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In pure mathematics (please only answer for this field, as other areas are different), what is the ratio of PhD students finding a project on their own, versus working closely with their supervisor to find a project versus the supervisor giving their student a project?

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    I think this is unanswerable without carrying out a research project to get some evidence. The ratio is greater than 0 and less than 1. I'll guess that it is less than 1/2. There is a third option, which is a jointly developed idea, and a fourth, one proposed by a third party. And, who cares??? – Buffy Apr 30 at 12:27
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    I care. That's why I asked. – Peter Apr 30 at 13:15
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    Why would knowing the ratio matter to you? Are you in an uncomfortable place with your own advisor? That is a different issue. Every interaction is individual. – Buffy Apr 30 at 13:18
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    I want to understand what a PhD student in pure mathematics should expect from their supervisor with regards to helping find a research project. Is it mostly the case that supervisors give their students a project? Is it mostly the case that the student and supervisor work together to find a project? Is it mostly the case that the student finds the project entirely on their own? I don't care about a precise number, I just want to know what is expected and happens most of the time. – Peter Apr 30 at 13:59
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    @Peter If you care, then please ask the question you actually want answered instead of some faux-generalization that is both unanswerable and useless. – Elizabeth Henning Apr 30 at 16:37
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As mentioned by Buffy in the comments, you're unlikely to find an actual ratio to answer your question without gathering some data. However, it seems like your question is actually where your research project would come from as a PhD student in pure math.

The answer is quite simple: it depends on you and your advisor.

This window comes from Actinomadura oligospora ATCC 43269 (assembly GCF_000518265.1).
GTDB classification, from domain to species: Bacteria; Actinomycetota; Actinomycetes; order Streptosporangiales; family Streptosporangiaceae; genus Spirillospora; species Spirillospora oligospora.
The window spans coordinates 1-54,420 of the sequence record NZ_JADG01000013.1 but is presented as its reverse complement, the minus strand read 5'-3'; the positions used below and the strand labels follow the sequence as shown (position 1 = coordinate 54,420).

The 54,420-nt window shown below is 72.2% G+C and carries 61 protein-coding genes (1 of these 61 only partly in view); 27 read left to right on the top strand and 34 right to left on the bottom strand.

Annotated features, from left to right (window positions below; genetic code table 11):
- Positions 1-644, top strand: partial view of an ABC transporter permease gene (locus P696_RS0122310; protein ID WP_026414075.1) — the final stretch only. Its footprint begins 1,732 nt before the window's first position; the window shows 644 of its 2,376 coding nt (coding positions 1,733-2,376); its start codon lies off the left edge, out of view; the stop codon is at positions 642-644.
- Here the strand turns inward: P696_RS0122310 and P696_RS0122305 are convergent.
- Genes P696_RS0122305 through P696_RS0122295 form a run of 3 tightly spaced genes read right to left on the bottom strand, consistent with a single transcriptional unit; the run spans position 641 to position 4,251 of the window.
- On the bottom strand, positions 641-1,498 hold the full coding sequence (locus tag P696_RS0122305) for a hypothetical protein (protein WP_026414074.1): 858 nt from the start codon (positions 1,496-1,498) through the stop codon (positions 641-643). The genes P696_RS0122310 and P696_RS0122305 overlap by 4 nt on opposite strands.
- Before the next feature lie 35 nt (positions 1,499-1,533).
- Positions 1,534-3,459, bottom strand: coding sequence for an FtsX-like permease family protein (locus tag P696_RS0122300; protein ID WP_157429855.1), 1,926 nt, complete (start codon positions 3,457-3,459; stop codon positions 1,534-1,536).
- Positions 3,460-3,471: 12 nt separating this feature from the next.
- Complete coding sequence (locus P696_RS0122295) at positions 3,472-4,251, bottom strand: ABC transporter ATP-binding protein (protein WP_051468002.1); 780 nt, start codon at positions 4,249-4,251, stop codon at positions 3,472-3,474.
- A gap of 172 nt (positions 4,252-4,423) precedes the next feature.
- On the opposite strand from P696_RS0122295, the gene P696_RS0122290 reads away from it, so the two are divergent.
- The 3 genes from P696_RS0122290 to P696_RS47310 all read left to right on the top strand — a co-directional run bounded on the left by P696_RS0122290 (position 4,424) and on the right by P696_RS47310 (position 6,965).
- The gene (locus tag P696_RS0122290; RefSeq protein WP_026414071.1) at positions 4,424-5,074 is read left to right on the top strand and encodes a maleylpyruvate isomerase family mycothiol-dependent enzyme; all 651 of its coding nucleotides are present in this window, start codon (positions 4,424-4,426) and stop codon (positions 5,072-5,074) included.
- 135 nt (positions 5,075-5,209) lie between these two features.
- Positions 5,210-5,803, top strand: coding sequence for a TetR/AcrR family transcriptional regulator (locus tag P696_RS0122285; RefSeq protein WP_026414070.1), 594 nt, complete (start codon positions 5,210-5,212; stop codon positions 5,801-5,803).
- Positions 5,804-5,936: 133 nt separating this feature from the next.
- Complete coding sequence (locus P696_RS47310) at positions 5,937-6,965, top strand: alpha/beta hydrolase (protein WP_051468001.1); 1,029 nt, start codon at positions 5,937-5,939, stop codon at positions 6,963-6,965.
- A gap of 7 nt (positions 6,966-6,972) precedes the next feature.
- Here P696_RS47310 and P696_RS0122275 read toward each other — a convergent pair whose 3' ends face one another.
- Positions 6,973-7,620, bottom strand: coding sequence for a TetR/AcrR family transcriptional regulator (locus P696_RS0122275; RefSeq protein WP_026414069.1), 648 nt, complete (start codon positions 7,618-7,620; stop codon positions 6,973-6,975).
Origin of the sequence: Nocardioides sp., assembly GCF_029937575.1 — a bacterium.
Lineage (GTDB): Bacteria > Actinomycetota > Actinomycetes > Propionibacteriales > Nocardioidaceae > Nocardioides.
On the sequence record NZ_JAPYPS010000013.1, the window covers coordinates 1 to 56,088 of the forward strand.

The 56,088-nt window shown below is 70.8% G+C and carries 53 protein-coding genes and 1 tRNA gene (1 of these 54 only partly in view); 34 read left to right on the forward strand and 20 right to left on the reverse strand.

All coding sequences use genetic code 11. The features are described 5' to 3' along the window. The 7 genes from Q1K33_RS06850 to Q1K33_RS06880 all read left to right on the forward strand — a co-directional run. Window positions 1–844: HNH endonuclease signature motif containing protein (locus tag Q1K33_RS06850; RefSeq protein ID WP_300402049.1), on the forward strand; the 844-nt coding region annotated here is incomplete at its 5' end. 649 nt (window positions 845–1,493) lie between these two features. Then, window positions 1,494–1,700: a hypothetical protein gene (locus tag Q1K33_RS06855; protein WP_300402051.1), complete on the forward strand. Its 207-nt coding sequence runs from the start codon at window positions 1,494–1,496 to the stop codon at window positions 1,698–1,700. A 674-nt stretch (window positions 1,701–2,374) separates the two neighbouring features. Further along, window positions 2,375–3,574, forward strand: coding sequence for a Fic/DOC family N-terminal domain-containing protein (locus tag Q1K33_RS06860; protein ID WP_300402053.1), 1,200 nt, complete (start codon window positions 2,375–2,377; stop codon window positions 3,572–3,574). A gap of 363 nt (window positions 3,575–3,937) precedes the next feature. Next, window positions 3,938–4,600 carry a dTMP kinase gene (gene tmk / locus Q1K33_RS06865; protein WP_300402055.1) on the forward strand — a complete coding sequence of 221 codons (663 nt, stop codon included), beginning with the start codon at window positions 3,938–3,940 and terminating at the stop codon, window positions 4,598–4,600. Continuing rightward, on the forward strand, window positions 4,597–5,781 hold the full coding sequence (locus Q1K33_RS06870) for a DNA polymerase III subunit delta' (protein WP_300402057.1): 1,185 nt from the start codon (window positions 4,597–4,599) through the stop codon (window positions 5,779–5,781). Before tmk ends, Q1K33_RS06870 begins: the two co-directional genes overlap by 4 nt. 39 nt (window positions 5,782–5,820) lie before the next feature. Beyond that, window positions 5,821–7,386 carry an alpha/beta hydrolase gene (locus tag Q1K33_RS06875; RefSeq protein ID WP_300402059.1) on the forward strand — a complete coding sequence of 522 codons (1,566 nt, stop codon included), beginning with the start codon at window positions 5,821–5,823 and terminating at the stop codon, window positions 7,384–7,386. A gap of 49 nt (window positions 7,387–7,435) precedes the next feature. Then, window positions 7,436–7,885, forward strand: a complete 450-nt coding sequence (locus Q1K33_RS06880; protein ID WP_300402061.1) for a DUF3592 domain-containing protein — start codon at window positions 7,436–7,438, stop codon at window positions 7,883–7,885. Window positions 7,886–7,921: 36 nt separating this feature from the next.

• Have an idea for your project? Tell your advisor about it and get their feedback! A thesis project (or even a side project) needs to be both interesting and manageable within a restricted time frame. One of the main reasons you have an advisor is to learn how to ask interesting but manageable research questions. Your advisor's experience is a valuable resource for learning this skill.

  • Want your advisor to give you a project? Ask them about it! Some advisors have lots of project ideas and are happy to share them with their students. Other advisors will be more hesitant to give you a project -- I know some who think it is important for students to come up with their own questions.

  • Want to come up with your own project but don't know how? Tell your advisor and ask for advice! They will probably tell you to read lots of papers, listen to lots of talks, and ask lots of questions. You can tell them the ideas and questions you have, and then you can ask if any of the questions are interesting. Again, asking research questions is a skill that you need to develop.

A corollary of this discussion: don't just pick an advisor based on their research area or whether or not they're "famous." Every advisor has a different approach to research and mentoring, and you want to make sure that your advisor's style is compatible with your personal working style. If you don't like the idea of your advisor making you find your own question, or if you have your own idea for a research project that you want to pursue, then you should be sure to ask potential advisors about this before deciding to work with them.